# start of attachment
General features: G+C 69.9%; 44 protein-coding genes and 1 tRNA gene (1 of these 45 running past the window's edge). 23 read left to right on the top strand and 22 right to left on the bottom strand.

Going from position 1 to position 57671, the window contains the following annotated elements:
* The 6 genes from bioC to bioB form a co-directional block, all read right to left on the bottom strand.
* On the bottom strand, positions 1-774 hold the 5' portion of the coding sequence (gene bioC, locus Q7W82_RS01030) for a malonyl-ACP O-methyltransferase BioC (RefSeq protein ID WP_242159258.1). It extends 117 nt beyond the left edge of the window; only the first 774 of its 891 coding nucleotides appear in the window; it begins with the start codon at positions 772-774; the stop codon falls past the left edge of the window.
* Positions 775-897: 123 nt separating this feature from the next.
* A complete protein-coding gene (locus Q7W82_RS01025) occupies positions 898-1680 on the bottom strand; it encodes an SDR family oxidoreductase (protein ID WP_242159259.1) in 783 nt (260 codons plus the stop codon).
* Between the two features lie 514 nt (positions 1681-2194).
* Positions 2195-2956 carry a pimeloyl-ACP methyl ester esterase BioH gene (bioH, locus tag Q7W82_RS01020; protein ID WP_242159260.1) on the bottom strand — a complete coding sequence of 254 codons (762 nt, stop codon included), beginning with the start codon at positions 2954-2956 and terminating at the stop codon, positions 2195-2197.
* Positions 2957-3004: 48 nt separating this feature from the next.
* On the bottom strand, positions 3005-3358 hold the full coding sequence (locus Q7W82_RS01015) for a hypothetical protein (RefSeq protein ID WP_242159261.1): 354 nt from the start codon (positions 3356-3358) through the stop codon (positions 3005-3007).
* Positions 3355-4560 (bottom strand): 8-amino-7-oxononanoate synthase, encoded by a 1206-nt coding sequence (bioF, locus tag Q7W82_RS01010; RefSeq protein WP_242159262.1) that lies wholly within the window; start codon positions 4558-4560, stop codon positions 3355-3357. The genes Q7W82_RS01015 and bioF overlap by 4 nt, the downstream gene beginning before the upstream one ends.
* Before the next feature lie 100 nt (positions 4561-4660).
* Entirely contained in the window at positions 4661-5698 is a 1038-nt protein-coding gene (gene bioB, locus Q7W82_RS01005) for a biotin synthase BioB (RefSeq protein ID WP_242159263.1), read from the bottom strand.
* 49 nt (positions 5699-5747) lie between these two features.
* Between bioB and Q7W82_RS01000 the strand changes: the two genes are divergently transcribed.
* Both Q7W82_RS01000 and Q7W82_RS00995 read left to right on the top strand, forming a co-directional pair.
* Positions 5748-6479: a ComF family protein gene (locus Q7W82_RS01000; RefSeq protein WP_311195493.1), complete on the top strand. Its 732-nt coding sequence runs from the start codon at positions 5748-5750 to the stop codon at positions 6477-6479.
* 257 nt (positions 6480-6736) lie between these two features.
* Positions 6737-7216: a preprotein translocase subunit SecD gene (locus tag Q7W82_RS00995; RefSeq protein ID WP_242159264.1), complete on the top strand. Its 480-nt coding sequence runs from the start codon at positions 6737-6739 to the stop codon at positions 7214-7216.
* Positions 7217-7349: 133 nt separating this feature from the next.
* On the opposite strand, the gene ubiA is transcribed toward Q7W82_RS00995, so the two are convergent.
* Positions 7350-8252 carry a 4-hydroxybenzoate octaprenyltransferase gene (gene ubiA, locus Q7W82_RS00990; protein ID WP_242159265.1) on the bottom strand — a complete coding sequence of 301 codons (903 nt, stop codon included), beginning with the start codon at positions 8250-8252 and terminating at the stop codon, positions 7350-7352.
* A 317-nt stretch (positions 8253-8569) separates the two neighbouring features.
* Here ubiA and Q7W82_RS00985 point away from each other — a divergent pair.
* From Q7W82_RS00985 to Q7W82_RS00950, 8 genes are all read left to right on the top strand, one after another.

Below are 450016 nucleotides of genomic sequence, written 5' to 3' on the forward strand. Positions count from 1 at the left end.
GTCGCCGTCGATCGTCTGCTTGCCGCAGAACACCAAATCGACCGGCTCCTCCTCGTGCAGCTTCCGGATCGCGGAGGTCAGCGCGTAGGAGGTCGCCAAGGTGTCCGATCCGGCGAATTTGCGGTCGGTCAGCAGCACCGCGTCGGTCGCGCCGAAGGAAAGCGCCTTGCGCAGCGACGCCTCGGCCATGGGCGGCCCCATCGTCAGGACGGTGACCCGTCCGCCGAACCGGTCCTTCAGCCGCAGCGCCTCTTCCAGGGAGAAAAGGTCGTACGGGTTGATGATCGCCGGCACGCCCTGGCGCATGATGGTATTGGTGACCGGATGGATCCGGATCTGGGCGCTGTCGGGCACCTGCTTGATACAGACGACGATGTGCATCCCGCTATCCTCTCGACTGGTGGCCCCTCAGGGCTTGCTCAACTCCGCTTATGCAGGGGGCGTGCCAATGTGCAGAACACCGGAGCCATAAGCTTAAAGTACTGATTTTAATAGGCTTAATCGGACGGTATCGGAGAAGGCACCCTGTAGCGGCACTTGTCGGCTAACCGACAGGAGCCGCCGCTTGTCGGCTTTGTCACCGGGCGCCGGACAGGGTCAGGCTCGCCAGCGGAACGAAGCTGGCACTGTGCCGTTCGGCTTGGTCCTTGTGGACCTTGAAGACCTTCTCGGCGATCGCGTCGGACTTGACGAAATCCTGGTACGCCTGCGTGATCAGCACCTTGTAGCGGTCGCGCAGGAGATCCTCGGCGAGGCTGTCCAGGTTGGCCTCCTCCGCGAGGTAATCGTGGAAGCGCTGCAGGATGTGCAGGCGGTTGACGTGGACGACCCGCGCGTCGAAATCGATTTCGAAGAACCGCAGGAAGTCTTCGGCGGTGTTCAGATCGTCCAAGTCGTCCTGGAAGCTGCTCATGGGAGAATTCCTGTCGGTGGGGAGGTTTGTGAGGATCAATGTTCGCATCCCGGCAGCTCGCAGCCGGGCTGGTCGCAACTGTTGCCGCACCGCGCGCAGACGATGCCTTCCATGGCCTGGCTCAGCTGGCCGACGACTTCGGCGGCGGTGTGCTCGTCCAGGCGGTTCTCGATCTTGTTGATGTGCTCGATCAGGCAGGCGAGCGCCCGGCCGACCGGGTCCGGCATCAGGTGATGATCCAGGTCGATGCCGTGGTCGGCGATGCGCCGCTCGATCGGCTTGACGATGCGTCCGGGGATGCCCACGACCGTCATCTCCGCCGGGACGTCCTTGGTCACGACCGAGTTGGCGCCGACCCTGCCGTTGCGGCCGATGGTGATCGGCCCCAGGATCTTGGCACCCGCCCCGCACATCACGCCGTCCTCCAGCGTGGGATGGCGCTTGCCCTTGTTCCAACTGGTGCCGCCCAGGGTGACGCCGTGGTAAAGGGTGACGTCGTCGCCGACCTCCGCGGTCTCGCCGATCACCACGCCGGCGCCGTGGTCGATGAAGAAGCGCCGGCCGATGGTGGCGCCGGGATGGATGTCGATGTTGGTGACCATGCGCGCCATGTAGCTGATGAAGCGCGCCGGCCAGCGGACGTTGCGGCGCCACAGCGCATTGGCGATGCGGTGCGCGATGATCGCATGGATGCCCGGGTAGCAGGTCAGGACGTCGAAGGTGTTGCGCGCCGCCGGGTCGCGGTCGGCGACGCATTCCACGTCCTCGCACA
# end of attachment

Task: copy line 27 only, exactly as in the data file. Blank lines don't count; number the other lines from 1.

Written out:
GTCGCCGTCGATCGTCTGCTTGCCGCAGAACACCAAATCGACCGGCTCCTCCTCGTGCAGCTTCCGGATCGCGGAGGTCAGCGCGTAGGAGGTCGCCAAGGTGTCCGATCCGGCGAATTTGCGGTCGGTCAGCAGCACCGCGTCGGTCGCGCCGAAGGAAAGCGCCTTGCGCAGCGACGCCTCGGCCATGGGCGGCCCCATCGTCAGGACGGTGACCCGTCCGCCGAACCGGTCCTTCAGCCGCAGCGCCTCTTCCAGGGAGAAAAGGTCGTACGGGTTGATGATCGCCGGCACGCCCTGGCGCATGATGGTATTGGTGACCGGATGGATCCGGATCTGGGCGCTGTCGGGCACCTGCTTGATACAGACGACGATGTGCATCCCGCTATCCTCTCGACTGGTGGCCCCTCAGGGCTTGCTCAACTCCGCTTATGCAGGGGGCGTGCCAATGTGCAGAACACCGGAGCCATAAGCTTAAAGTACTGATTTTAATAGGCTTAATCGGACGGTATCGGAGAAGGCACCCTGTAGCGGCACTTGTCGGCTAACCGACAGGAGCCGCCGCTTGTCGGCTTTGTCACCGGGCGCCGGACAGGGTCAGGCTCGCCAGCGGAACGAAGCTGGCACTGTGCCGTTCGGCTTGGTCCTTGTGGACCTTGAAGACCTTCTCGGCGATCGCGTCGGACTTGACGAAATCCTGGTACGCCTGCGTGATCAGCACCTTGTAGCGGTCGCGCAGGAGATCCTCGGCGAGGCTGTCCAGGTTGGCCTCCTCCGCGAGGTAATCGTGGAAGCGCTGCAGGATGTGCAGGCGGTTGACGTGGACGACCCGCGCGTCGAAATCGATTTCGAAGAACCGCAGGAAGTCTTCGGCGGTGTTCAGATCGTCCAAGTCGTCCTGGAAGCTGCTCATGGGAGAATTCCTGTCGGTGGGGAGGTTTGTGAGGATCAATGTTCGCATCCCGGCAGCTCGCAGCCGGGCTGGTCGCAACTGTTGCCGCACCGCGCGCAGACGATGCCTTCCATGGCCTGGCTCAGCTGGCCGACGACTTCGGCGGCGGTGTGCTCGTCCAGGCGGTTCTCGATCTTGTTGATGTGCTCGATCAGGCAGGCGAGCGCCCGGCCGACCGGGTCCGGCATCAGGTGATGATCCAGGTCGATGCCGTGGTCGGCGATGCGCCGCTCGATCGGCTTGACGATGCGTCCGGGGATGCCCACGACCGTCATCTCCGCCGGGACGTCCTTGGTCACGACCGAGTTGGCGCCGACCCTGCCGTTGCGGCCGATGGTGATCGGCCCCAGGATCTTGGCACCCGCCCCGCACATCACGCCGTCCTCCAGCGTGGGATGGCGCTTGCCCTTGTTCCAACTGGTGCCGCCCAGGGTGACGCCGTGGTAAAGGGTGACGTCGTCGCCGACCTCCGCGGTCTCGCCGATCACCACGCCGGCGCCGTGGTCGATGAAGAAGCGCCGGCCGATGGTGGCGCCGGGATGGATGTCGATGTTGGTGACCATGCGCGCCATGTAGCTGATGAAGCGCGCCGGCCAGCGGACGTTGCGGCGCCACAGCGCATTGGCGATGCGGTGCGCGATGATCGCATGGATGCCCGGGTAGCAGGTCAGGACGTCGAAGGTGTTGCGCGCCGCCGGGTCGCGGTCGGCGACGCATTCCACGTCCTCGCACA